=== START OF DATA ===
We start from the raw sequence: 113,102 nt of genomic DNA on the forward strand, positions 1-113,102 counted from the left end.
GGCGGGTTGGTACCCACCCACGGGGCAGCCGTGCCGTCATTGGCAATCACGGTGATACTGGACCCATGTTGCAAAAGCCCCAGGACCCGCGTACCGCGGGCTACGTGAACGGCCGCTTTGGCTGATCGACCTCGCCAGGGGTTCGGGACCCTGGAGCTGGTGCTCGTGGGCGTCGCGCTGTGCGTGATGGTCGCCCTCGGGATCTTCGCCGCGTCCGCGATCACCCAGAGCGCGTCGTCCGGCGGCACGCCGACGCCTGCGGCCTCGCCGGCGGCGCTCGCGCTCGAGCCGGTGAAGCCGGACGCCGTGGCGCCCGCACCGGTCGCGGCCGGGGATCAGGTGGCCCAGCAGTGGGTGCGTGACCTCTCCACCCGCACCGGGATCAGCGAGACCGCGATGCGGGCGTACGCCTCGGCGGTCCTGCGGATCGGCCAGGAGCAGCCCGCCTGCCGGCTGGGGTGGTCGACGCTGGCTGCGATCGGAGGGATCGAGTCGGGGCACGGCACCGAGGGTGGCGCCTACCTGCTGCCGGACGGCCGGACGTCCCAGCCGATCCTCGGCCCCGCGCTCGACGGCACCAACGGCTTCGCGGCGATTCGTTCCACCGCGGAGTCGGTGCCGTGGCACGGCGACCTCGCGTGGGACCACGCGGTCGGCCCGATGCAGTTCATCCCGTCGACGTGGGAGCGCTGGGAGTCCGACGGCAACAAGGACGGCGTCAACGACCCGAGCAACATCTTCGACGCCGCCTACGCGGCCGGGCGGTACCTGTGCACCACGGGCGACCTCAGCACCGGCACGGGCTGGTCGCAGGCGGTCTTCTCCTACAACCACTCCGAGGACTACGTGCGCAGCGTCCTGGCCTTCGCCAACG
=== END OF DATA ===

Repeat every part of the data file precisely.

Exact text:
We start from the raw sequence: 113,102 nt of genomic DNA on the forward strand, positions 1-113,102 counted from the left end.
GGCGGGTTGGTACCCACCCACGGGGCAGCCGTGCCGTCATTGGCAATCACGGTGATACTGGACCCATGTTGCAAAAGCCCCAGGACCCGCGTACCGCGGGCTACGTGAACGGCCGCTTTGGCTGATCGACCTCGCCAGGGGTTCGGGACCCTGGAGCTGGTGCTCGTGGGCGTCGCGCTGTGCGTGATGGTCGCCCTCGGGATCTTCGCCGCGTCCGCGATCACCCAGAGCGCGTCGTCCGGCGGCACGCCGACGCCTGCGGCCTCGCCGGCGGCGCTCGCGCTCGAGCCGGTGAAGCCGGACGCCGTGGCGCCCGCACCGGTCGCGGCCGGGGATCAGGTGGCCCAGCAGTGGGTGCGTGACCTCTCCACCCGCACCGGGATCAGCGAGACCGCGATGCGGGCGTACGCCTCGGCGGTCCTGCGGATCGGCCAGGAGCAGCCCGCCTGCCGGCTGGGGTGGTCGACGCTGGCTGCGATCGGAGGGATCGAGTCGGGGCACGGCACCGAGGGTGGCGCCTACCTGCTGCCGGACGGCCGGACGTCCCAGCCGATCCTCGGCCCCGCGCTCGACGGCACCAACGGCTTCGCGGCGATTCGTTCCACCGCGGAGTCGGTGCCGTGGCACGGCGACCTCGCGTGGGACCACGCGGTCGGCCCGATGCAGTTCATCCCGTCGACGTGGGAGCGCTGGGAGTCCGACGGCAACAAGGACGGCGTCAACGACCCGAGCAACATCTTCGACGCCGCCTACGCGGCCGGGCGGTACCTGTGCACCACGGGCGACCTCAGCACCGGCACGGGCTGGTCGCAGGCGGTCTTCTCCTACAACCACTCCGAGGACTACGTGCGCAGCGTCCTGGCCTTCGCCAACG